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Frequently Asked DUI Questions
What is Driving Under the Influence (DUI) in Arizona?
The first step in dealing with the charge against you is to understand the nature of a DUI case. The offense of driving under the influence is set forth generally in A.R.S. § 28-1381. That section states that it is against the law to drive, or to be in actual physical control, of a vehicle while you are (a) under the influence of alcohol or drugs, (b) if you have a blood alcohol concentration (BAC) of 0.08 or more, or (c) while you have any drug (including dangerous drugs, narcotics, and marijuana) or its metabolite in your system. In the case of commercial drivers, the same prohibitions apply, except that the statute provides that you are driving under the influence if your BAC is 0.04 or higher.
The law also states you can be convicted of DUI if, as the result of liquor or drugs, you are “impaired to the slightest degree.” So even if you “pass” a breath test, and show, for example, a BAC of 0.05, you can still be convicted of DUI based upon impairment.
The issue of “actual physical control” (APC) arises in situations where the police do not find you driving, but, for example, sitting in a vehicle by the side of the road. The engine may or may not be running, you may be awake or sleeping, you may be sitting in the driver’s seat or the passenger seat, the keys may or may not be in the ignition. In these cases, whether you are in actual physical control will involve an analysis of all the surrounding circumstances.
What Happens if I am Pulled Over for Drunk Driving?
There has been a significant increase in the number of DUI patrols and sobriety checkpoints in our area. Your chances of being stopped for suspicion of DUI, or even on a random checkpoint, are greater than ever.
If you are stopped by the police, and there is a suspicion that you are under the influence, you will likely be asked to submit to a preliminary alcohol screening (basically a roadside breath alcohol test), as well as several field sobriety tests (FST’s). You may be asked to submit to other tests. While you are not required to do so, refusal can result in your license being suspended.
If, after being tested, the police arrest you for DUI, this is not the end of the matter. Being arrested does not spell doom, and the basis for the arrest can be challenged. Blood alcohol tests are often inaccurate, FST’s rely on the subjective judgment of the officer administering them, and even the traffic stop that began the process may have violated your rights.
What Are the Differences When Driving Under the Influence of Drugs?
A charge of driving under the influence of drugs has a number of aspects that differ from cases of alleged drunk driving. In the first instance, there is no preliminary screening device that can measure the level of drugs in your system. And even if you underwent a blood test, while the presence of one or more drugs may be detected, these tests do not provide information to measure impairment.
The evidence in DUI drug cases is often provided by a drug recognition expert (DRE). Theoretically, at least, a DRE is trained to determine whether a person is under the influence of drugs, and in some cases even determine the nature of the drug involved. On the other hand, may so-called DRE’s are not certified as such, and in any event the analysis is subjective, and can be challenged in court.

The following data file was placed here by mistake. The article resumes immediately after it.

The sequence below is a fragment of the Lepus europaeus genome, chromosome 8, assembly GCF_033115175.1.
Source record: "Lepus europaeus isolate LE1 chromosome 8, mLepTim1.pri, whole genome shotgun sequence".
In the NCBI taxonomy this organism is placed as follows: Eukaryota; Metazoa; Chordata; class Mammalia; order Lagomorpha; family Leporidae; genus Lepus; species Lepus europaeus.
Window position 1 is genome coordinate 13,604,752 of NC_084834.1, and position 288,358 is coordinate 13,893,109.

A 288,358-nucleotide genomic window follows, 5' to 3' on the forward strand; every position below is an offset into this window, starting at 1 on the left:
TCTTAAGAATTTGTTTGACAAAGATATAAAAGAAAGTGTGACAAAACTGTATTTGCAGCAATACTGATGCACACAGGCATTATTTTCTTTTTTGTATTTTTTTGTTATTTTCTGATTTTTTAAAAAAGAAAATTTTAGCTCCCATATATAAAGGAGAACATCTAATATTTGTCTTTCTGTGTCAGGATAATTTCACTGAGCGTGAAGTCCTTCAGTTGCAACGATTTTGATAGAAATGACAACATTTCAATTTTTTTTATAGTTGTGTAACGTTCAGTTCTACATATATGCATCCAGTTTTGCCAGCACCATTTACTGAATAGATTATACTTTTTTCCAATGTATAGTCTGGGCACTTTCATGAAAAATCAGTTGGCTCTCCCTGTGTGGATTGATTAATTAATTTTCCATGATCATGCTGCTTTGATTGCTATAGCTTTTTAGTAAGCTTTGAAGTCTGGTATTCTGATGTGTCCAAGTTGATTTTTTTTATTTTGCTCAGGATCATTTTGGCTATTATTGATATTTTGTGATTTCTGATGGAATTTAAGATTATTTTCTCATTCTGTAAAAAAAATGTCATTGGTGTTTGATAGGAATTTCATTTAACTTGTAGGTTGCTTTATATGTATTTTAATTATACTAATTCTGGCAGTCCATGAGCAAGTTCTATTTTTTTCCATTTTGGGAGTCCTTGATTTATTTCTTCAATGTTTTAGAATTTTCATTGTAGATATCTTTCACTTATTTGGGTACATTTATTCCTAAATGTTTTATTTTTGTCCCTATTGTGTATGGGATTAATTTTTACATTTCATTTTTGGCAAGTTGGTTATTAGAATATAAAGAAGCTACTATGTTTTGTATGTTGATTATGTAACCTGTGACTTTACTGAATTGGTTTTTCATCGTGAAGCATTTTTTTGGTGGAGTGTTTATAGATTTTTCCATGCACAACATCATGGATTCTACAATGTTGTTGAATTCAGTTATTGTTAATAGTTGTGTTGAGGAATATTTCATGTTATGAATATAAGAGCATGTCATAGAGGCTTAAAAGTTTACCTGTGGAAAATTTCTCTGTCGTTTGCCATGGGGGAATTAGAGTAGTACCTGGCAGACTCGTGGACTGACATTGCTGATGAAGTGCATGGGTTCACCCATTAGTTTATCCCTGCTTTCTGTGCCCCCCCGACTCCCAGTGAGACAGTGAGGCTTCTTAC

Another issue in DUI drug cases, one that is an evolving area of the law, concerns A.R.S. § 28-1381A3. This is the section of the DUI statute that says you can be charged with DUI if there is any drug or metabolite of a drug in your system. Theoretically, if you used a drug days ago, are no longer affected by the drug to any degree at all, you can still be found guilty of DUI, notwithstanding that there is not even an allegation of impairment. The Arizona Supreme Court has ruled, however, that in the case of marijuana, the mere presence of a metabolite of the drug (carboxy-THC) is insufficient evidence of impairment. This ruling affects both those using pot legally (medical marijuana) as well as illegally.
There is an exception to the metabolite section of the law. While that exception does not protect you if you are in fact impaired by a drug, where you are charged with the mere presence of the drug (or a metabolite) in your system, it is a defense if you were entitled to use the drug under state law, i.e. if you took the drug pursuant to a valid prescription.
What Is A Misdemeanor DUI?
In the absence of additional or aggravating factors, DUI is a class 1 misdemeanor. The potential penalties include jail time, fines, assessments, license revocation, installation of an IID (ignition interlock device) on your vehicle, and points on your license, among others. The penalties increase if this is your second DUI within 84 months.
What is an Extreme DUI?
If your BAC is 0.15 or higher, the charge against you will be extreme DUI. The effect of this will be enhanced penalties, including a minimum jail sentence and increased fines. The enhancements are even greater if your BAC is 0.20 or more, which is known as super extreme DUI.
What is an Aggravated DUI?
There are a number of different factors that can lead to a charge of aggravated DUI. They include (a) being convicted of driving under the influence while your license is suspended, cancelled or revoked due to a prior DUI; (b) being convicted of a third or subsequent DUI within 84 months; (c) being convicted of DUI with a child under the age of 15 is in your vehicle; or (d) being convicted of DUI while under a court order to equip your vehicle with an IID. All these charges are felonies, with corresponding increases in potential jail or prison time, among other consequences.